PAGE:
Witnessing of Georgi Achkov, 1903-04 survived prisoner

The Calvary of 323 Macedonian prisoners from Bitola to Diyarbakir
Twenty years after returning from prison after the Ilinden uprising, Georgi Achkov from Prilep, one of the 323 Macedonians sent to prison to Diyarbakir, managed to tell about the terror he survived in 1903-04 when on their way to the prison in Little Asia, half of the Macedonians who were convicted to 101 years were killed or died from torture. This disturbing witnessing, published almost 100 years ago, is kept in the collection of rare books at the National Library in Skopje today. 
“Before we were taken in front of the court in Bitola, we were imprisoned in the so-called Basma-An, and then with the court’s decision we were transferred to the political offenders’ department, Katil-An to serve a sentence of lifetime in prison. Those very days the Russian consul Aleksandr Rostkovskii was murdered, so the Turkish population in the city was very irritated and we expected for the crowd to enter the prison and kill us all. However, the pressure from Europe was great so the crowd was stopped. In the meantime in Katil-An, I saw that my fellow citizen Vladimir Milchinov was also imprisoned. He was dressed in traditional clothing from Debar, and was listed under a different name. A month later, my mother came to visit me and told me that my father was intercepted on his way to the village of Senokos. He was beat to death by two Turkish soldiers and died from the injuries three days later.”
Chained on their way to Thessaloniki
On 8th September 1903, all prisoners from Katil-An were transferred to the railway station in Bitola because they couldn’t walk from the beating or from the chains on their legs. Just from the prison in Bitola, 62 Macedonian prisoners were loaded in one of the cattle wagons. When they arrived at the station in Voden, some of the prisoners tried to escape, but were caught, beat up, chained to one another and returned to the wagons. At the Thessaloniki railway station, they were lined up and taken to the district administration, beat and whipped non-stop along the way.
“In the middle of that torture, Simo Trajkov from Kichevo was stabbed with a bayonet, and then transferred to the military hospital in Thessaloniki where he died ten days later. He was the first victim. We lay in the Thessaloniki prison on the ground for three days, with no water and food. On the fourth day we set off towards the port, heavily chained. When they counted us, they realised that two of the prisoners had managed to escape. We were transferred to the steamboat where we were literally thrown through a small opening under the deck. While we were pushed toward the opening, the boat captain, a Greek, repeated several times that none of us would make it to the coast alive. Then they dropped the lid. I remember that Dimitar Mirchev was among the prisoners. They dropped him on the island of Mitilin.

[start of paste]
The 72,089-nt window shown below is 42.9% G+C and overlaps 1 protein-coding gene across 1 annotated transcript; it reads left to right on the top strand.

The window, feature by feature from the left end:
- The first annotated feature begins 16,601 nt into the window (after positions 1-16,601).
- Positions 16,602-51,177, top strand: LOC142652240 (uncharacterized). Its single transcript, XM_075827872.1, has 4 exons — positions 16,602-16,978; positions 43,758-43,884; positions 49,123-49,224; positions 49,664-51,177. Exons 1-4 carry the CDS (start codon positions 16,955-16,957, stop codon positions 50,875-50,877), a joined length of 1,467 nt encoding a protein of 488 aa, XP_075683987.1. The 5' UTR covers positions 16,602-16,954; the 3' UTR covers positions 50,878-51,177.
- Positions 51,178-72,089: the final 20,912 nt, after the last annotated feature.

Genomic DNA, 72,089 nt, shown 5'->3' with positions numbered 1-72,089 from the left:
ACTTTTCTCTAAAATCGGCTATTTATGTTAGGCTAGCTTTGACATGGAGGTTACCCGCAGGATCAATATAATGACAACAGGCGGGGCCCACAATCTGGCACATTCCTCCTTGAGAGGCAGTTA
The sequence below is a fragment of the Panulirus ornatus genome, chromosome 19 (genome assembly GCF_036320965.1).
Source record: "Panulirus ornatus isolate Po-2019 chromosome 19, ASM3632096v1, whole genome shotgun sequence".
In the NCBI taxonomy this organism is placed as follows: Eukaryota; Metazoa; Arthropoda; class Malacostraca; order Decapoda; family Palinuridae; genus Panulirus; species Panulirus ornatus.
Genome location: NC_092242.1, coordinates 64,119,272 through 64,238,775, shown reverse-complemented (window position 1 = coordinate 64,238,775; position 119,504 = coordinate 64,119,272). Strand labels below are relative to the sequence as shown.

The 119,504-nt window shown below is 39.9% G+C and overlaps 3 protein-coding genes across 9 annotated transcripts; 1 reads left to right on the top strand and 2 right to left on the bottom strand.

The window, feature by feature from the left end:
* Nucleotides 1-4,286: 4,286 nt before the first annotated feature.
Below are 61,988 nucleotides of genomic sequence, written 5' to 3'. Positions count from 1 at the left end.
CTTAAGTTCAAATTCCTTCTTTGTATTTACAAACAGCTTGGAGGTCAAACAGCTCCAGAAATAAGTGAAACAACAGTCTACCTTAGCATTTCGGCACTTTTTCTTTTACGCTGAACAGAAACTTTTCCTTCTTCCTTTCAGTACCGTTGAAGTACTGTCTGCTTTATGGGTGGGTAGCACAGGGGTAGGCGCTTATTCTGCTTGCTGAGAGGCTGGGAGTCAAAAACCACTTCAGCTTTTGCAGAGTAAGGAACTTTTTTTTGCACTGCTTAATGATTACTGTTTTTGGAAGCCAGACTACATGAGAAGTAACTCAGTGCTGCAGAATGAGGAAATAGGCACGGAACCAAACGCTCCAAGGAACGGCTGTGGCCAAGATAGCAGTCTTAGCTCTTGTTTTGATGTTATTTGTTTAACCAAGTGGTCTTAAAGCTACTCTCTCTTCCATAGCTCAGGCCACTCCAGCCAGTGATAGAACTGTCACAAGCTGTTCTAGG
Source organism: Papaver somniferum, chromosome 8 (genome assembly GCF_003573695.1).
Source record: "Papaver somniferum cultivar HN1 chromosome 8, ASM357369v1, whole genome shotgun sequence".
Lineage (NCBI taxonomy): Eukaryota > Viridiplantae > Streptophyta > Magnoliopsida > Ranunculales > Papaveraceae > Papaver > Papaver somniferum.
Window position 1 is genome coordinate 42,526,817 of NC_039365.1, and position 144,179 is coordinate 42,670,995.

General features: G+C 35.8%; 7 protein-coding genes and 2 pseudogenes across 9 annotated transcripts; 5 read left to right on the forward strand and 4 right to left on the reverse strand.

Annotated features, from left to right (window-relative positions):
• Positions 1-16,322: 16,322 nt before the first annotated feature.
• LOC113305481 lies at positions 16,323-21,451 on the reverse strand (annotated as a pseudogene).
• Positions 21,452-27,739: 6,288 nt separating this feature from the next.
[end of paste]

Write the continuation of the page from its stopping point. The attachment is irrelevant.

Before he was called on the deck, he gave us 10 napoleons to share among the 22 of us in the group. After a while, we arrived in Smyrna, where we were set in the barracks. While we were heading toward the barracks, we were spat on and beat by the Turkish and Greek population that was on the streets. That is when Nedelko Atanasov from the village of Godech near Bitola died as a result of the beating. We stayed in the barracks in Smyrna for four days, waiting for the new prisoners to arrive. The following day we were all loaded in a new steamer and the day after that prisoner Josif Kondov along with ten other prisoners were dropped on the island of Rhodes; a bigger group of prisoners from Thessaloniki were dropped in Podrum Kale; and all of us from the district of Bitola were taken to the prison at Alexandreta port where four blacksmiths took off the chains from our legs, but put new ones on our necks and tied us in groups of eight.”